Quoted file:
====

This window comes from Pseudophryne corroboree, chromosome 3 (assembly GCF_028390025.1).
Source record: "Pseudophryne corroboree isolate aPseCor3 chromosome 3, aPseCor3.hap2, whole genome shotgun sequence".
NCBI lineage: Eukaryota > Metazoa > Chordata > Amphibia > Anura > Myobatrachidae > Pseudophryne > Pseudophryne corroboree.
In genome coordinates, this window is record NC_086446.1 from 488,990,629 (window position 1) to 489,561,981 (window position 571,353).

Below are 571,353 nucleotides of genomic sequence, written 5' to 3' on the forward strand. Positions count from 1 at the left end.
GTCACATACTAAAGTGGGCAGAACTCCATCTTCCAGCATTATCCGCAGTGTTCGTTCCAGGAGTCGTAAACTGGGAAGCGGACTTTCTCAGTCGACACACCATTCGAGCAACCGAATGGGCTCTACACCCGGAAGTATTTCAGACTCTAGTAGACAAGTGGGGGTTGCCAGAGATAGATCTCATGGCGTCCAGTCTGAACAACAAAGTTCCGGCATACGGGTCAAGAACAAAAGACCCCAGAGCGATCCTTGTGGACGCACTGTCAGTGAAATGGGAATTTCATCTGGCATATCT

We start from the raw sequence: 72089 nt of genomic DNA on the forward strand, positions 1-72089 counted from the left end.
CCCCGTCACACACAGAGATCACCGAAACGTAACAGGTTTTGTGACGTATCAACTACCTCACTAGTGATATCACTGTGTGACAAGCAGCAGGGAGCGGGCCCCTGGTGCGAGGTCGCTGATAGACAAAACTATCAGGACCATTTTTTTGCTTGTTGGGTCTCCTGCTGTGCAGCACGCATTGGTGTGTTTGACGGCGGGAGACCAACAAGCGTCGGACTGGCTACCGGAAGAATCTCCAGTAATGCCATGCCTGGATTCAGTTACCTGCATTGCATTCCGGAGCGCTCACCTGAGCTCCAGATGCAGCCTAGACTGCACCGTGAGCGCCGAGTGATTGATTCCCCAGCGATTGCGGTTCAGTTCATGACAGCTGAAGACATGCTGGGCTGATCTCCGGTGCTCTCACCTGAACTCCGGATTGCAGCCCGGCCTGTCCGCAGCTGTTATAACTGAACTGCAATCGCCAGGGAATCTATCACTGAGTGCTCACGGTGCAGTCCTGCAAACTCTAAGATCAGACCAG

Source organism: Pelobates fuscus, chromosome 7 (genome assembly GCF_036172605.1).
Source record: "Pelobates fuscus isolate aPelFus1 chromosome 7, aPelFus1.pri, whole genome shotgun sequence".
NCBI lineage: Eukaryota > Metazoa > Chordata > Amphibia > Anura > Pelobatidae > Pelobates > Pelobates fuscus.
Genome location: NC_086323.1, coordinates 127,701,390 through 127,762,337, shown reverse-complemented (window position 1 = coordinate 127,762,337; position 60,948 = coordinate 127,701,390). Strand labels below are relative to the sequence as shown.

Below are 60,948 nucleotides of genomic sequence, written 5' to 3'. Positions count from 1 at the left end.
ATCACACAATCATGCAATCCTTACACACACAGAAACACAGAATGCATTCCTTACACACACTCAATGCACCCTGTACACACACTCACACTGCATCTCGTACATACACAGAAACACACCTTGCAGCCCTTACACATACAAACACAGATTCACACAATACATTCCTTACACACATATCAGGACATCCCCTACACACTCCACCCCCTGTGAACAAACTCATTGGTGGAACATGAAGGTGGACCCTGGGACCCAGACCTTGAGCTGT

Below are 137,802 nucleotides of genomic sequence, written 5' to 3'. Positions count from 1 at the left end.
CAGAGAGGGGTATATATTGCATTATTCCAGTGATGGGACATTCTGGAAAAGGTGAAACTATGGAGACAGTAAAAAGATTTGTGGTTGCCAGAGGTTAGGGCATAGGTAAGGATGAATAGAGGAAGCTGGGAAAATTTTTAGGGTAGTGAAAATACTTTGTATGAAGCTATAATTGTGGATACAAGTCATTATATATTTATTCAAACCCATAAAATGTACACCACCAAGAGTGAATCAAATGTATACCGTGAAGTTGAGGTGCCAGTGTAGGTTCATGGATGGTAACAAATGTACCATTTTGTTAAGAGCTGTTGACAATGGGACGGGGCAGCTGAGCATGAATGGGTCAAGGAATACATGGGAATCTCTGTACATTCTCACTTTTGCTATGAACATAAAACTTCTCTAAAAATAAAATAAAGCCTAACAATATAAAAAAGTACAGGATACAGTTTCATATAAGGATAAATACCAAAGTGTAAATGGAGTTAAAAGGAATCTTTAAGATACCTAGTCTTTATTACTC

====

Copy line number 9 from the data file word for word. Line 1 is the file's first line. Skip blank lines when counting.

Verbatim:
Source organism: Pelobates fuscus, chromosome 7 (genome assembly GCF_036172605.1).